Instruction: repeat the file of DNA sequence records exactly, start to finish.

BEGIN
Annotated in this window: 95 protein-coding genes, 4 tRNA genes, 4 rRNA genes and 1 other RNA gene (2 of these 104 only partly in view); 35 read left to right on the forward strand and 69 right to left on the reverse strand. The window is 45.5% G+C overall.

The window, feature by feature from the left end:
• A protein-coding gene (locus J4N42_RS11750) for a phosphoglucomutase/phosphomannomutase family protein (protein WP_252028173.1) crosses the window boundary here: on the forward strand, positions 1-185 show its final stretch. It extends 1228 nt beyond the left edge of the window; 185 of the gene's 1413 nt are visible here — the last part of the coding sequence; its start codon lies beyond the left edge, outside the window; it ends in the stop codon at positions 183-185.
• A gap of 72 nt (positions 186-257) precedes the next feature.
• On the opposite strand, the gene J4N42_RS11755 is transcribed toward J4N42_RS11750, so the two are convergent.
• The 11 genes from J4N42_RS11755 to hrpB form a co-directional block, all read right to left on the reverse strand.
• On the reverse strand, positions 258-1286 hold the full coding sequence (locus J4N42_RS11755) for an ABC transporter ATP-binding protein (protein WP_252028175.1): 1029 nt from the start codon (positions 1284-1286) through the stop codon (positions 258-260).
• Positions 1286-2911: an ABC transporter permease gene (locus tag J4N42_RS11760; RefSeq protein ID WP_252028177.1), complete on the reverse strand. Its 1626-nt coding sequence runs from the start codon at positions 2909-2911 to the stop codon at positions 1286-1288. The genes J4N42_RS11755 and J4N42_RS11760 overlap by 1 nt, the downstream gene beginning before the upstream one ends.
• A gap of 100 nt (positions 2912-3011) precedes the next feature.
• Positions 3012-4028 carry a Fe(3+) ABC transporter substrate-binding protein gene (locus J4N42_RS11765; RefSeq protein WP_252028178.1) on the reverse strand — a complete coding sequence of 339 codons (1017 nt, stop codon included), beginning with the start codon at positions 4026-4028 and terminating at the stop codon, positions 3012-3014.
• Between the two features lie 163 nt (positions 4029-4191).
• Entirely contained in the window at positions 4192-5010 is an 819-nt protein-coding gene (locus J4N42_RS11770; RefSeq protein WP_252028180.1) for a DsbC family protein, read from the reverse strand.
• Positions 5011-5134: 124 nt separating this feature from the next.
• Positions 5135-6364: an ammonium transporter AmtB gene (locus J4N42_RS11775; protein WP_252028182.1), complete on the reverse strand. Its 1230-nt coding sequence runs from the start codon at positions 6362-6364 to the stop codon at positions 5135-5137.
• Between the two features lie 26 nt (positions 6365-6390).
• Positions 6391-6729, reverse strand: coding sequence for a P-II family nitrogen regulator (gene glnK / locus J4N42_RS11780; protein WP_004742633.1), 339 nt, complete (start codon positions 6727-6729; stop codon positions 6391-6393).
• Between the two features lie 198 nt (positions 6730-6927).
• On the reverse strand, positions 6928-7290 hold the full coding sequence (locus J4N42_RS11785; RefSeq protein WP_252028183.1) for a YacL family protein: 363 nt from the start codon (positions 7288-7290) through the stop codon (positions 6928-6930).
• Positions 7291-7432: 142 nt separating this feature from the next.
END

Annotated in this window: 95 protein-coding genes, 4 tRNA genes, 4 rRNA genes and 1 other RNA gene (2 of these 104 only partly in view); 35 read left to right on the forward strand and 69 right to left on the reverse strand. The window is 45.5% G+C overall.

The window, feature by feature from the left end:
• A protein-coding gene (locus J4N42_RS11750) for a phosphoglucomutase/phosphomannomutase family protein (protein WP_252028173.1) crosses the window boundary here: on the forward strand, positions 1-185 show its final stretch. It extends 1228 nt beyond the left edge of the window; 185 of the gene's 1413 nt are visible here — the last part of the coding sequence; its start codon lies beyond the left edge, outside the window; it ends in the stop codon at positions 183-185.
• A gap of 72 nt (positions 186-257) precedes the next feature.
• On the opposite strand, the gene J4N42_RS11755 is transcribed toward J4N42_RS11750, so the two are convergent.
• The 11 genes from J4N42_RS11755 to hrpB form a co-directional block, all read right to left on the reverse strand.
• On the reverse strand, positions 258-1286 hold the full coding sequence (locus J4N42_RS11755) for an ABC transporter ATP-binding protein (protein WP_252028175.1): 1029 nt from the start codon (positions 1284-1286) through the stop codon (positions 258-260).
• Positions 1286-2911: an ABC transporter permease gene (locus tag J4N42_RS11760; RefSeq protein ID WP_252028177.1), complete on the reverse strand. Its 1626-nt coding sequence runs from the start codon at positions 2909-2911 to the stop codon at positions 1286-1288. The genes J4N42_RS11755 and J4N42_RS11760 overlap by 1 nt, the downstream gene beginning before the upstream one ends.
• A gap of 100 nt (positions 2912-3011) precedes the next feature.
• Positions 3012-4028 carry a Fe(3+) ABC transporter substrate-binding protein gene (locus J4N42_RS11765; RefSeq protein WP_252028178.1) on the reverse strand — a complete coding sequence of 339 codons (1017 nt, stop codon included), beginning with the start codon at positions 4026-4028 and terminating at the stop codon, positions 3012-3014.
• Between the two features lie 163 nt (positions 4029-4191).
• Entirely contained in the window at positions 4192-5010 is an 819-nt protein-coding gene (locus J4N42_RS11770; RefSeq protein WP_252028180.1) for a DsbC family protein, read from the reverse strand.
• Positions 5011-5134: 124 nt separating this feature from the next.
• Positions 5135-6364: an ammonium transporter AmtB gene (locus J4N42_RS11775; protein WP_252028182.1), complete on the reverse strand. Its 1230-nt coding sequence runs from the start codon at positions 6362-6364 to the stop codon at positions 5135-5137.
• Between the two features lie 26 nt (positions 6365-6390).
• Positions 6391-6729, reverse strand: coding sequence for a P-II family nitrogen regulator (gene glnK / locus J4N42_RS11780; protein WP_004742633.1), 339 nt, complete (start codon positions 6727-6729; stop codon positions 6391-6393).
• Between the two features lie 198 nt (positions 6730-6927).
• On the reverse strand, positions 6928-7290 hold the full coding sequence (locus J4N42_RS11785; RefSeq protein WP_252028183.1) for a YacL family protein: 363 nt from the start codon (positions 7288-7290) through the stop codon (positions 6928-6930).
• Positions 7291-7432: 142 nt separating this feature from the next.